Federal and California Law Protections
Pregnancy discrimination is covered by both state and federal laws.
The Federal Pregnancy Discrimination Act, which amended Title VII of the Civil Rights Act of 1964, makes it unlawful for any employer to discriminate against you because of your sex – including pregnancy, childbirth, and other related medical conditions.
California Fair Employment and Housing Act (FEHA) prohibits pregnancy discrimination by employers with 5 or more employees. FEHA also provides additional protections for pregnant mothers such as requiring reasonable accommodations, mandatory mediation, and jury trials.
Pregnancy Disability Leave Law (PDL) allows a pregnant woman to take up to 4 months of unpaid maternity leave without being penalized in terms of benefits, seniority, or pay. The law states that employers must provide female employees with leave (up to four months) in the following situations:
- A pregnancy-related disability
- A medical condition caused by pregnancy or childbirth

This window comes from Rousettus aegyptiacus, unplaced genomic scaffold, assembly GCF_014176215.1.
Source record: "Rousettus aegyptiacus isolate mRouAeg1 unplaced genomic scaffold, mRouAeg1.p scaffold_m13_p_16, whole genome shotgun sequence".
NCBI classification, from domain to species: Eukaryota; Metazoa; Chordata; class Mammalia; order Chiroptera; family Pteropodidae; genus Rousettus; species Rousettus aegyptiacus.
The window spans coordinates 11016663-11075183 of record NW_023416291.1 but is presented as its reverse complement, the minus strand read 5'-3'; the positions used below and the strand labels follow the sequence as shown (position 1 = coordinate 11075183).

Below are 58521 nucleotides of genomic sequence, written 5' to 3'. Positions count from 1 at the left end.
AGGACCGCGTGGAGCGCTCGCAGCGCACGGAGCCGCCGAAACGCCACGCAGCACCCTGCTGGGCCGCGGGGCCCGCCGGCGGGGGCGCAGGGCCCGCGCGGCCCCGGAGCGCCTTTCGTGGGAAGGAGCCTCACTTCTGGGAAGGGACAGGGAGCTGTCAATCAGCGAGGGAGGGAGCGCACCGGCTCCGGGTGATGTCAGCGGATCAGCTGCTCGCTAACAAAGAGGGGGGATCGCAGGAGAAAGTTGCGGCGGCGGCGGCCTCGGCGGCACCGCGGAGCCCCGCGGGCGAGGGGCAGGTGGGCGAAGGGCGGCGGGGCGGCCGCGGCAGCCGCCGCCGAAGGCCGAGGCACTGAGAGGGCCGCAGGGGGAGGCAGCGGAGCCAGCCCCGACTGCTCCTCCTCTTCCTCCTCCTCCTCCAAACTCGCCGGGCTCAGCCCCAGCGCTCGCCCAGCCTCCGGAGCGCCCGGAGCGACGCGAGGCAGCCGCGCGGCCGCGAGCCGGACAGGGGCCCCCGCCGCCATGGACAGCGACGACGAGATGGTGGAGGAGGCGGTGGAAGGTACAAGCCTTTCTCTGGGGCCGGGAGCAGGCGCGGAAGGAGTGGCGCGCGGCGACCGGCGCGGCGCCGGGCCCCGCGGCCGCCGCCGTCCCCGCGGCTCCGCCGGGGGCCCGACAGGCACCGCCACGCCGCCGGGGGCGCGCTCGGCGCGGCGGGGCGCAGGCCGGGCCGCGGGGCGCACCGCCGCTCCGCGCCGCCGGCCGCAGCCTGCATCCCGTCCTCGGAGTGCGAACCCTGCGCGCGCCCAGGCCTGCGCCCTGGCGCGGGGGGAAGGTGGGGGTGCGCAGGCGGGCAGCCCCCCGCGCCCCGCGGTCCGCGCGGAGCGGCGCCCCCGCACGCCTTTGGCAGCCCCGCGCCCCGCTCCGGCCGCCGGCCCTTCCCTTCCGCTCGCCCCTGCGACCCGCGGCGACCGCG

California Family Rights Act (CFRA) allows a female employee to take 12 weeks of unpaid, job-protected family health care leave. This includes parenting time after a new child is born.
Under the Family Medical Leave Act of 1993, the law also states new parents are entitled to unpaid leave for up to 12 weeks, including adoption or fostering.
A pregnant employee must be aware of these legal rights and remedies. If you think that you have been discriminated against at work due to pregnancy, contact a qualified employment attorney to take legal action. Pregnancy discrimination cases can be difficult and complex, but our firm has extensive experience handling these types of claims. We will fight to get you what is rightfully yours!
Lactation Breaks Under California Labor Laws
As a parent, it is important to make sure you are aware of all relevant labor laws regarding lactation breaks. In California, employers are required to provide a reasonable amount of time for every nursing mother who needs it. If possible, the breaks should align with the break times already in place. However, if this is not possible, employers should provide additional unpaid time to express milk. Mothers are also allowed a private place, which is not a bathroom, to pump or express milk without intrusion from coworkers.